In February 2010, Lord Ara Darzi, former health minister, officially opened the new simulation centre at the Royal Berkshire Hospital. The state-of-the-art simulation centre, which has been built primarily to train over 1,000 healthcare staff over the next two years, is an exemplar of the NHS’s commitment to improve patient safety.
“It’s all about investing in the workforce in healthcare” said Lord Darzi. “One of the greatest assets of the NHS is the people who work in it. Investing in that talent is what this unit is all about.”
Medical simulation for all
The project was spear-headed by two of the Hospital’s Consultant Anaesthetists, Dr. Debbie Rosenorn-Lanng, also Director of Simulation and Dr. Anna Gregg. The centre caters for the on-going training needs of doctors, nurses, midwives, paramedics and all allied health professionals to ensure that their skills are refreshed, updated and ready, particularly in the area of emergency care.
'You name it, we can re-create it'
Recognising that ‘human factors’ can play a significant role in patient outcomes, Debbie points out that effective team performance is critical for improving patient safety. Highlighting the benefits of medical simulation as a means of preparing for emergencies, she continues, “It’s all about attitudes, communication skills, the team working together and resource management. We can do intensive care scenarios, theatre scenarios, situations in the ward….. any type of emergency. You name it, we can re-create it here.”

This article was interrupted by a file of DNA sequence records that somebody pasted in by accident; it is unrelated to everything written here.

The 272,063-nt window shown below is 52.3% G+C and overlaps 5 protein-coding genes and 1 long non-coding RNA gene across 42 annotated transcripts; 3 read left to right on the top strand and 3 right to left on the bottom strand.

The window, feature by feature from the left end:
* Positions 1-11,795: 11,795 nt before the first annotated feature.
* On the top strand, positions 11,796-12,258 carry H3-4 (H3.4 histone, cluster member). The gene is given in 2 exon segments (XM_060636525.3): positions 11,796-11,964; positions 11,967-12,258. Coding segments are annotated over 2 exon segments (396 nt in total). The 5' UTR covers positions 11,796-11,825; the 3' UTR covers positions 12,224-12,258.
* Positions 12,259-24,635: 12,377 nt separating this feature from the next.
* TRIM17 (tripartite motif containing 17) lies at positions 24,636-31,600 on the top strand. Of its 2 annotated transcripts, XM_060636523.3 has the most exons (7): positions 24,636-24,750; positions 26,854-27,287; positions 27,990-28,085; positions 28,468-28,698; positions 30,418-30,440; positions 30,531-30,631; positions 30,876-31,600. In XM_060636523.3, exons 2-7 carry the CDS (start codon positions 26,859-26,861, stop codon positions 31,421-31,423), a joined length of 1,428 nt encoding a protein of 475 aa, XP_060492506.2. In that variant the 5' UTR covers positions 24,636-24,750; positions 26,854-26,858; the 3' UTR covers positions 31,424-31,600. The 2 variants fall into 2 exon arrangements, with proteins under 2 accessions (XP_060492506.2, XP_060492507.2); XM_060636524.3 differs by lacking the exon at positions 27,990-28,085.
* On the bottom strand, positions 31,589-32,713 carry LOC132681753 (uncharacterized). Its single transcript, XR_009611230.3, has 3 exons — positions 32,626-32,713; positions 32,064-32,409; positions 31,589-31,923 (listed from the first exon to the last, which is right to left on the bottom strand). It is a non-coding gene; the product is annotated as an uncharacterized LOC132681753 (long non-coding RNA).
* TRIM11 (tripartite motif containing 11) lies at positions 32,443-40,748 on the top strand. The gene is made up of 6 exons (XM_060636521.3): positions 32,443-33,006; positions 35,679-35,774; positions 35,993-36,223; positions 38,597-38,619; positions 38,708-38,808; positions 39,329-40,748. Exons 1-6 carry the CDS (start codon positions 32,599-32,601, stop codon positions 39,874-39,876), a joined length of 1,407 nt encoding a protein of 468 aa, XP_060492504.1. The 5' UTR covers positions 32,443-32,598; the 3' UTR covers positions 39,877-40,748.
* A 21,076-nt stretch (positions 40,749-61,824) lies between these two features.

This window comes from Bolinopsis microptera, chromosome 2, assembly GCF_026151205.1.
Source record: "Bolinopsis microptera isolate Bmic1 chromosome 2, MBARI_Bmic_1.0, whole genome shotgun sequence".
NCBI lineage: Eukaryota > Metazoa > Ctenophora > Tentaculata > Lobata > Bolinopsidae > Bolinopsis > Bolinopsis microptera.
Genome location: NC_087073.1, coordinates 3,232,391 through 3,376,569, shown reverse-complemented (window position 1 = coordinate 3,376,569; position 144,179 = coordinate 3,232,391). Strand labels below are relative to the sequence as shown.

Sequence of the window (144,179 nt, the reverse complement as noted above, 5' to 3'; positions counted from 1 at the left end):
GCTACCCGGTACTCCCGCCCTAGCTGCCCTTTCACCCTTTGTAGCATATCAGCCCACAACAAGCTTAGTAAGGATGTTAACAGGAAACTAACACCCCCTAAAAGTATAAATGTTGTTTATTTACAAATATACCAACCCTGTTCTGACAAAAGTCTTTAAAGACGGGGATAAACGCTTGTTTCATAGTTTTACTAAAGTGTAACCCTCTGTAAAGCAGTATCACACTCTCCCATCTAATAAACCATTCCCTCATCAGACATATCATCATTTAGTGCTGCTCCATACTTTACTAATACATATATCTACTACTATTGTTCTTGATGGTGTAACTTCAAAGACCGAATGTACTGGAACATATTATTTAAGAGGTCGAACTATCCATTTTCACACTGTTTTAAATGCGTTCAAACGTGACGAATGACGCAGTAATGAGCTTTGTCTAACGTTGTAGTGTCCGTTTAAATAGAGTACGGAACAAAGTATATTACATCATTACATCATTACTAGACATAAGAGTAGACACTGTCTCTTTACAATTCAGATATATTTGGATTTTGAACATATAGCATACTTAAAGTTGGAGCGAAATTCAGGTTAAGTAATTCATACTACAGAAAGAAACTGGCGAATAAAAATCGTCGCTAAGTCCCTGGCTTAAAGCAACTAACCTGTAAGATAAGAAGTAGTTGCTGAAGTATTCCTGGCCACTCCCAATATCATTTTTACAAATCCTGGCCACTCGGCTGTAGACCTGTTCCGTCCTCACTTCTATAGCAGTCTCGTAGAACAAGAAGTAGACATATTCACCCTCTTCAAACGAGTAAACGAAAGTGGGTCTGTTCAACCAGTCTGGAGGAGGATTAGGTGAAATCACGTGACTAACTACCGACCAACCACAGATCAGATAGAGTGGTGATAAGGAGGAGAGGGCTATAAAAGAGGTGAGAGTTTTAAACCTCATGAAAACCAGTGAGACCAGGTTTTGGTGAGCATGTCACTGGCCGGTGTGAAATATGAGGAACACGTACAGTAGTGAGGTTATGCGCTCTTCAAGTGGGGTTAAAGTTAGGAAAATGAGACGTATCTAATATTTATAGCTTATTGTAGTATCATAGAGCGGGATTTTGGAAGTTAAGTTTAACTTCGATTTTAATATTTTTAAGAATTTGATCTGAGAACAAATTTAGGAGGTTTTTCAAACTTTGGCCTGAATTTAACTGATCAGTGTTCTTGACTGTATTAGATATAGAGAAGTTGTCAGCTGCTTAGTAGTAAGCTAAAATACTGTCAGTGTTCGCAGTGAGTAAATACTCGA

Realism is key
A core part to the medical simulation exercise is the patient itself. SimMan 3G, SimBaby and SimNewB are the patient simulators that challenge a steady flow of trainees and their professional skills in a wide range of adult, paediatric and neonatal clinical scenarios. “The manikin is brilliant”, continues Debbie commenting on SimMan 3G. “It is much more realistic than manikins previously were. The pupils react to light and it has breath and heart sounds so that you can get feedback.” Following a simulation exercise, trainees added in agreement, “The reactions are incredibly realistic.”
Building a safer healthcare system
In the wake of the 2009 Chief Medical Offer’s report recommending that medical simulation ‘will be a vital part of building a safer healthcare system’, Lord Darzi’s closing remarks reflected that vision - “It is investing in the future.”